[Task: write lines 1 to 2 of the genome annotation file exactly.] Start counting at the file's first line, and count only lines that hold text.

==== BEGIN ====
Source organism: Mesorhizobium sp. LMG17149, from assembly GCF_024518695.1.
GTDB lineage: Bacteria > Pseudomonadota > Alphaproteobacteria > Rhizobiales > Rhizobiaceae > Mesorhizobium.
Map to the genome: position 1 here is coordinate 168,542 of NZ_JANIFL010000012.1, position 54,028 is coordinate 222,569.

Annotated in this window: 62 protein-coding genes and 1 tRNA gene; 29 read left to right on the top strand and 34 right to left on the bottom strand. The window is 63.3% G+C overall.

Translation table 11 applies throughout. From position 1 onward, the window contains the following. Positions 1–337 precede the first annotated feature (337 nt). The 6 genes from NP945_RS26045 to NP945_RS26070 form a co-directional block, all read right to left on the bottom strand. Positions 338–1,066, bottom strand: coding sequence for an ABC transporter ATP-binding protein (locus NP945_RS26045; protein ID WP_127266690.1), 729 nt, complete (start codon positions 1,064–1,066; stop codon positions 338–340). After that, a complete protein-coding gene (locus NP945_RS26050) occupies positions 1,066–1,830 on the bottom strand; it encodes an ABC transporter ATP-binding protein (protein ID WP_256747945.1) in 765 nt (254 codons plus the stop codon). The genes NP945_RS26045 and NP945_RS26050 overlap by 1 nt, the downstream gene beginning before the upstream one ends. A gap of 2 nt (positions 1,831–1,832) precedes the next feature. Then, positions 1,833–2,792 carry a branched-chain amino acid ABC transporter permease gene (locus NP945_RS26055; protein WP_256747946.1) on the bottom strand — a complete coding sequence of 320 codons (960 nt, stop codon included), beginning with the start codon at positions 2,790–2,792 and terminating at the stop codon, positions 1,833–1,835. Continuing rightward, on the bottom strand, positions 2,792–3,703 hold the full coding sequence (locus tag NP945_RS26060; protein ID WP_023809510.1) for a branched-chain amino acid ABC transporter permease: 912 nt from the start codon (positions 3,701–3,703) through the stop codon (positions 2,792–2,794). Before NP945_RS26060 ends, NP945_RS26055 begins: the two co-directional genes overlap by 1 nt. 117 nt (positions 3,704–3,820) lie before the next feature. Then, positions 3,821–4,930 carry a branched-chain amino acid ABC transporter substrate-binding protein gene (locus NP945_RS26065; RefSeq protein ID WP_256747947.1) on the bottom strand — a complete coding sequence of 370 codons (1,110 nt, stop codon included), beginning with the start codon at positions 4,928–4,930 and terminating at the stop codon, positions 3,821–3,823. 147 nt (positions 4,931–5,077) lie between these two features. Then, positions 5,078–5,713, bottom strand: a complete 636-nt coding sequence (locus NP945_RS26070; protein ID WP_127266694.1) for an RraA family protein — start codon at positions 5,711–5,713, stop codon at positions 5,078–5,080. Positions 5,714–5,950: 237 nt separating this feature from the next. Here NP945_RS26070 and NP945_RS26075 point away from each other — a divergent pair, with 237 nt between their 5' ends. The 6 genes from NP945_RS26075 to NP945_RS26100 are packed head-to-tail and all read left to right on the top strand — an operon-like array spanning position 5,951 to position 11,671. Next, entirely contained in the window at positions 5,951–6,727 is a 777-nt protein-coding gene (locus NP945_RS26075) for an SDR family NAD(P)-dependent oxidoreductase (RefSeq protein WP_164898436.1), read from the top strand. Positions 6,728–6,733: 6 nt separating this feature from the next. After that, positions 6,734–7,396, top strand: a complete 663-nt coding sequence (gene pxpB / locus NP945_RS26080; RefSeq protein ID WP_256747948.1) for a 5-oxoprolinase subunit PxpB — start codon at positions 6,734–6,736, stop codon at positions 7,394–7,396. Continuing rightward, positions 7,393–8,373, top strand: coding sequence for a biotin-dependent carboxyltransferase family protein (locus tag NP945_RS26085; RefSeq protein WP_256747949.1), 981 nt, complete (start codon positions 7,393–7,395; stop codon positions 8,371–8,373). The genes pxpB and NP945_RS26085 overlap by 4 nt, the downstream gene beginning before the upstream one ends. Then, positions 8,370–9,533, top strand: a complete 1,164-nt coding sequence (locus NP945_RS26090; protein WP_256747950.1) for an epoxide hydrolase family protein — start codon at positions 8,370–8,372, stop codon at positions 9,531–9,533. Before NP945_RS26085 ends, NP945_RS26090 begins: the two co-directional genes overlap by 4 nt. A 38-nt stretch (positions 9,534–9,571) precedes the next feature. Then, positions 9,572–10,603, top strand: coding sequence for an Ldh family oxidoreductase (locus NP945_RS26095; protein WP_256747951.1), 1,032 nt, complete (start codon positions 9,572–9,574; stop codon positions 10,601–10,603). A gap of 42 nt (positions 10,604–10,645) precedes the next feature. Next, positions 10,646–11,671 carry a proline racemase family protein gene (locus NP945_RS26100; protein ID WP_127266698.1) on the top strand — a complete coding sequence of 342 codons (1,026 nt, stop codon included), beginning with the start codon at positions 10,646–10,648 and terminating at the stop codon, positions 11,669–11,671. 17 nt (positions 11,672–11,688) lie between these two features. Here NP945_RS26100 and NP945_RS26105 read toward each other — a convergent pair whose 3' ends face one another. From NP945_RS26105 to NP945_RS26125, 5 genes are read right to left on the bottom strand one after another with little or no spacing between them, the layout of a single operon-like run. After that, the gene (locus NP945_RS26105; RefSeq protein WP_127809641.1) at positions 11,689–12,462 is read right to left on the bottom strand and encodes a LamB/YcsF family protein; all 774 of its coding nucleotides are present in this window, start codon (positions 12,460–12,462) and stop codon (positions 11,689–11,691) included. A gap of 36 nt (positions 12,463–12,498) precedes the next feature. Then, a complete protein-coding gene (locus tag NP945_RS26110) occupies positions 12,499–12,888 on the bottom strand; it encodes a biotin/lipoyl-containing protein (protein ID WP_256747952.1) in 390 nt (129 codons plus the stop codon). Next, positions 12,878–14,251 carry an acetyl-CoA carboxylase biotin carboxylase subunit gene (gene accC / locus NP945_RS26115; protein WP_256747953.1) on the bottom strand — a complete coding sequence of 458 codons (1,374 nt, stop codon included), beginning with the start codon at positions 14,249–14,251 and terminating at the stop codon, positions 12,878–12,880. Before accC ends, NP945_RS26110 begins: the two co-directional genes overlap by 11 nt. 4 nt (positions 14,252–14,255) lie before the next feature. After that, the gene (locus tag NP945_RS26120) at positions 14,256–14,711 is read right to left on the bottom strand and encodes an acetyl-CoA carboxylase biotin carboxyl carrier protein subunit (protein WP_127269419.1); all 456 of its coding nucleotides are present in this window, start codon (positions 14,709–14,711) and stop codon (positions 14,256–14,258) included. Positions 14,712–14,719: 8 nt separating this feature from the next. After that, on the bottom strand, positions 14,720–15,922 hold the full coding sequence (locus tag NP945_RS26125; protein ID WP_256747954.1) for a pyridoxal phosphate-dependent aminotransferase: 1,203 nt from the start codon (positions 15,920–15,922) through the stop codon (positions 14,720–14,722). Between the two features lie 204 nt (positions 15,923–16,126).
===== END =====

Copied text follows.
Source organism: Mesorhizobium sp. LMG17149, from assembly GCF_024518695.1.
GTDB lineage: Bacteria > Pseudomonadota > Alphaproteobacteria > Rhizobiales > Rhizobiaceae > Mesorhizobium.